The Ones Of The ’10s: Pitbull’s “Timber” (Feat. Kesha)

In The Ones of the ’10s, I’m reviewing every single that hit #1 on the Billboard Hot 100 in the 2010s.

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Pitbull- “Timber” (feat. Kesha)

HIT #1: January 18, 2014

STAYED AT #1: 3 weeks

In the video for “Timber,” everyone is hot! Director David Rousseau shoots part of the video at a country bar where Kesha and a bunch of women are all donning mini shirts and ridiculously short Daisy Dukes like the one on the single cover. Pitbull though is not in the bar but instead on a tropical island all alone except for the presence of a beautiful model. Pitbull and Kesha filmed their parts for the video separately so they don’t appear together but their appearances perfectly encapsulate each artist’s role in the song. Kesha is the one leading the party while Pitbull is the one keeping the party moving along not trying to take up much attention before we get back to the main star. 

Listening to “Timber,” it’s easy to hear it now as a pure trend-chasing song of its moment. It’s a thumping EDM song with eight original songwriters that pulls lyrical and musical influences from folk and country in a nod to the trend-setting styles of Avicii all with a catchy female sung hook that guaranteed its popularity. It’s a song so of its moment that it even mentions girls who can twerk like Miley Cyrus just a few months after her VMA performance. And yet it all makes sense when you consider Pitbull has always been an artist who knows how to make music that slots right in with what’s popular on the radio culminating in a fun jam that became the final chart-topper for both him and the guest singer Kesha.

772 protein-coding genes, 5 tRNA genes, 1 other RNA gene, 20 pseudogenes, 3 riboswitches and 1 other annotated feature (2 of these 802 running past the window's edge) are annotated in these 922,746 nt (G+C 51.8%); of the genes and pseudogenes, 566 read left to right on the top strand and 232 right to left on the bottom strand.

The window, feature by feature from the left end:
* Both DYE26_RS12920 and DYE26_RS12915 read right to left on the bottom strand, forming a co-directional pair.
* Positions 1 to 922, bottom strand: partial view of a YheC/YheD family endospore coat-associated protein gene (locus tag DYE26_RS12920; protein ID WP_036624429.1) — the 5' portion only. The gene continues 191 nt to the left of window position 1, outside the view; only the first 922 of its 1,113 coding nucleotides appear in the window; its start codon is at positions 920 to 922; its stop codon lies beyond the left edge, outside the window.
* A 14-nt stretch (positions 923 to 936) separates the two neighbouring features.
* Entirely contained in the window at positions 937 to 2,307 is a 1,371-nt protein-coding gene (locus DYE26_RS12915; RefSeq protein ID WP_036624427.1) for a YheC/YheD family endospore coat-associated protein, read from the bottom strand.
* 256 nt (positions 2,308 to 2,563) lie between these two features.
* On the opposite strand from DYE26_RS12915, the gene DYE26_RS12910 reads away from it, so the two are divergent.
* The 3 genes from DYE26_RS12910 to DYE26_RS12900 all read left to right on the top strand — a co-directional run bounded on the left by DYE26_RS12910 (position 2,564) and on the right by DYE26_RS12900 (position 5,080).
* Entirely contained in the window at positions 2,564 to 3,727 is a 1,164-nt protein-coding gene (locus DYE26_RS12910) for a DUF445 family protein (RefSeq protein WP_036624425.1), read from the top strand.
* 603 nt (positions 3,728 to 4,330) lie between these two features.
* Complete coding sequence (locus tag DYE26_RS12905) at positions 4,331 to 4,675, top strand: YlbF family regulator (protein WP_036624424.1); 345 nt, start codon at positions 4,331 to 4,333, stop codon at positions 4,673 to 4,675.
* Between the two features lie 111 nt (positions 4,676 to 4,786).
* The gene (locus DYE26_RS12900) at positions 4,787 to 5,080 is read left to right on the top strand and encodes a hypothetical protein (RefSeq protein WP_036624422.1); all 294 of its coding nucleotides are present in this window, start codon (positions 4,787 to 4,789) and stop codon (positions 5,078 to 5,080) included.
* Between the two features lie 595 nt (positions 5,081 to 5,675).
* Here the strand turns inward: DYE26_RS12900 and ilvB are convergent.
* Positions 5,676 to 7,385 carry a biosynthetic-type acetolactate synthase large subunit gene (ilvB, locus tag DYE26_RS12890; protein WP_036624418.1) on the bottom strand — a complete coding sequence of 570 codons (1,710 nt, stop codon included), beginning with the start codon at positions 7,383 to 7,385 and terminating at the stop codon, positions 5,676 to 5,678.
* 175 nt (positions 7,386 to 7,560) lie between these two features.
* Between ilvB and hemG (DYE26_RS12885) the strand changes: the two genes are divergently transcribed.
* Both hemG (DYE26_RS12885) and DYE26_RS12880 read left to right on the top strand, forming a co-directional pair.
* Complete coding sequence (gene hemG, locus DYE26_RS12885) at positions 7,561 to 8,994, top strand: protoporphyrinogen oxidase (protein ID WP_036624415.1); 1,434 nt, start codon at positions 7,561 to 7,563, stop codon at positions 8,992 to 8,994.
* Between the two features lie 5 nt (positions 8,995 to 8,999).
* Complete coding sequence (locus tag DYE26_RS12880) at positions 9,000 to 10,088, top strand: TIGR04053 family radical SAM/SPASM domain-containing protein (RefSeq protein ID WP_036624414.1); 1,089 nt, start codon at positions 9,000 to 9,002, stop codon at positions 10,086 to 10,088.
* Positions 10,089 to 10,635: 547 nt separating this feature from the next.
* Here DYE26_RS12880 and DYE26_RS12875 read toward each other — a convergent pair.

After starting out with minor success riding the ‘00s crunk and reggaeton waves, Pitbull broke out in 2009 when he adapted to the club-centric electropop dominating the charts then by infusing it with his goofy style rapping with hints of his native Spanish language. And his image reflected the change turning into a flashy club partier who was never afraid of rapping about how much fun he was having. After a couple of years with this image, Pitbull finally scored a #1 in the summer of 2011 with the fun yet disconnected sounding apocalypse dance song “Give Me Everything” with singers Ne-Yo and Nayer as well as the producer Afrojack. 

Despite being a constant presence in pop music during my middle school years, Pitbull only managed one other Top 10 hit in the next two and a half years between #1s. That song was the 2013 Christina Aguilera collab “Feel This Moment,” an EDM song that interpolates the famous synth riff from a-ha’s 1985 #1 “Take On Me” and doesn’t do much with it. (“Feel This Moment” peaked at #8. It’s a 2.) With its format of a big-voiced female hook singer, recognizable riff, and Pitbull rapping bragging nonsense on the verses, Pitbull followed up “Feel This Moment” with another major hit that repeated the formula that made “Feel This Moment” successful.